Image from theaustralian.com.au

Not once did the PM mention the travails of Indigenous Australians who do the bulk of hard yakka on the big country stations, nor the need to develop innovative methods to till and graze this arid land.

Instead the PM paid lip service to the drongos of the National Party, or whatever the so-called Coalition partner is called, and reminded us of the resilience of rural people. Perhaps he should have channelled the words of Dan Sheehan, the bush poet who inspired A Pub with No Beer …

The cowards become brave and the weak become strong, the dour and the grumpy burst forth into song, if there’s aught to resemble high heaven down here, ‘tis the place of joy where they ladle out beer.

Henry Johnston is a Sydney based author. His book, Best and Fairest is available at Valentine Press.

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  1. Phil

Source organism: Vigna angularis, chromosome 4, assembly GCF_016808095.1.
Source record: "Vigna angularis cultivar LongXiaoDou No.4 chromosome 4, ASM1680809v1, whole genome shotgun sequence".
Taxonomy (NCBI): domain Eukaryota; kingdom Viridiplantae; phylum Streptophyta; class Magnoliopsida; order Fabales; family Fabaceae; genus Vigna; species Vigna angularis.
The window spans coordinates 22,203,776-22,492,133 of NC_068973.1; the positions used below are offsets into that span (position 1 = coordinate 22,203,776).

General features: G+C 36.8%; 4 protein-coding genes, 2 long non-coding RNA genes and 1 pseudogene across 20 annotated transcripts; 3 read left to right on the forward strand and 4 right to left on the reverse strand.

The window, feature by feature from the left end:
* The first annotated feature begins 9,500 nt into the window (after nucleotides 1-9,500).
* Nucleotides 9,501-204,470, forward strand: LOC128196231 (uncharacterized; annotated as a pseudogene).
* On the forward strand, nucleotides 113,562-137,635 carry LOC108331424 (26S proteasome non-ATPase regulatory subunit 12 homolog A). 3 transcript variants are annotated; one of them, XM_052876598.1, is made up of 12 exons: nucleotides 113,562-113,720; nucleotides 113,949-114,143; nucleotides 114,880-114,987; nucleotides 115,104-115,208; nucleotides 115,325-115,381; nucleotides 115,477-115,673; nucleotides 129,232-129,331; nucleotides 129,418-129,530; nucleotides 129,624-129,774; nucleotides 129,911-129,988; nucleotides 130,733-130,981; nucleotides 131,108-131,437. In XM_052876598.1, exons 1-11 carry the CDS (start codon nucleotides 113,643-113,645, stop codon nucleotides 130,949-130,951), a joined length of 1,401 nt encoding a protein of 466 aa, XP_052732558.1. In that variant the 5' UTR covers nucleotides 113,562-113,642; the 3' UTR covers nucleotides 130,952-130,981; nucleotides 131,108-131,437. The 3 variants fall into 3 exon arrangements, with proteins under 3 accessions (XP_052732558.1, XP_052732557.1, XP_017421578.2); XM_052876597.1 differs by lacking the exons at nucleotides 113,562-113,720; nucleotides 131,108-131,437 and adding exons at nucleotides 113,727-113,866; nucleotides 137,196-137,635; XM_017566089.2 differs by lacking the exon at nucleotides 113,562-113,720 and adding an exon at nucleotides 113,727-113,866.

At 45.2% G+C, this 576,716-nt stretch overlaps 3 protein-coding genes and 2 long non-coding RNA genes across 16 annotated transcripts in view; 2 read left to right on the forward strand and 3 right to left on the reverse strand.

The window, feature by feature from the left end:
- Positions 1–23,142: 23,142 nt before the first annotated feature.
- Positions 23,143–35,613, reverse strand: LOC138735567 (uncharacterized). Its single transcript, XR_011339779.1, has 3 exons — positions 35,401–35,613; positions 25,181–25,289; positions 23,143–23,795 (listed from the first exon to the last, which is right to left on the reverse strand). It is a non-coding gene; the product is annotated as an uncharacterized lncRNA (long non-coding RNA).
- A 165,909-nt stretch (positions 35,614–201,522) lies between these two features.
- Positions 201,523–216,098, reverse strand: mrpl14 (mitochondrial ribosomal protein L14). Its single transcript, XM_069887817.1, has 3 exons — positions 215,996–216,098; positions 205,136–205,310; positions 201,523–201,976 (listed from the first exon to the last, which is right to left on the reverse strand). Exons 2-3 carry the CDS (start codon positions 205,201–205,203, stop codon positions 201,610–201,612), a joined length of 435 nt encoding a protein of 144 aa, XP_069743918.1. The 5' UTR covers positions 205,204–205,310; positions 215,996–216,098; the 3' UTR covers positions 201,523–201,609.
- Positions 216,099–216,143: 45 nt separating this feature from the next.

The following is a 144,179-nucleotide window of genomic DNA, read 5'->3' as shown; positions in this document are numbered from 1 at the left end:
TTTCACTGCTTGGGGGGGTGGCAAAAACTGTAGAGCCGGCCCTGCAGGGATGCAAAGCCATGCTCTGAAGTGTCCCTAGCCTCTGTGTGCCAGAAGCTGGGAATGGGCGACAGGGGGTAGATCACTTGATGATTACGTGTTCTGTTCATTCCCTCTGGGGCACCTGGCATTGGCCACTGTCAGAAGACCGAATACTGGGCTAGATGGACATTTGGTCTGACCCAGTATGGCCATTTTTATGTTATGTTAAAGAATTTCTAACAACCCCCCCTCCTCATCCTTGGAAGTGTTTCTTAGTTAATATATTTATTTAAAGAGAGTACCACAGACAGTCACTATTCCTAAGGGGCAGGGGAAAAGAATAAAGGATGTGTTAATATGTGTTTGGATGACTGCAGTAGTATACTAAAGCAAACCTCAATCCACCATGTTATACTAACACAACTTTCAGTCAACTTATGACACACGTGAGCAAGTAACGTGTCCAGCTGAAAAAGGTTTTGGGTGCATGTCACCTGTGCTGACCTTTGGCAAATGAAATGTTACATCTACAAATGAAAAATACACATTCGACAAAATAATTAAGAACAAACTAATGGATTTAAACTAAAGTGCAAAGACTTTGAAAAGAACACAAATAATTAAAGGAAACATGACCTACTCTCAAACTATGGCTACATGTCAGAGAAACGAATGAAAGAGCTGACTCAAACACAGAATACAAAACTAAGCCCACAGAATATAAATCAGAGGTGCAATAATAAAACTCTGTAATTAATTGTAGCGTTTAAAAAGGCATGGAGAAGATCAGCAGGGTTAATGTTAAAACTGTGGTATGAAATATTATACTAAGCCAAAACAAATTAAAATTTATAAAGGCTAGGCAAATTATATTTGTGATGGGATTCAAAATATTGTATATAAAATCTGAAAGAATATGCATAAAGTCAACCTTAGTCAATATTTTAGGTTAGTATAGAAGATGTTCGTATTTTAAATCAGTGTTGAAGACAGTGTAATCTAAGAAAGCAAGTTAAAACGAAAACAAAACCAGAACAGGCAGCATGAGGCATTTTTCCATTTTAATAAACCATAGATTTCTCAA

Market failure. Leadership failure. National failure.

    Thanks for this very thought provoking article.

    What a tragic mess conservatism and right wing politics in general has made of this country with its unique and barely imaginable lineage of some 2000 generations of indigenous people.

    How arrogant are we?

  2. Keitha Granville

    How long will it be before another century busting drought happens ? And they’ll tell us again to dig deep to help the farmers.

    I suggest to my husband every time there is a massive flood somewhere, why don’t they plan ahead for that, cos they know it will happen AGAIN – and build some big dams inland to funnel the water, or divert the river flows into channels going inland. Silly ? Maybe not. Not half as silly as constantly banging on about drought in this country as if it is a surprise. About as surprising as icy conditions on Mt Everest.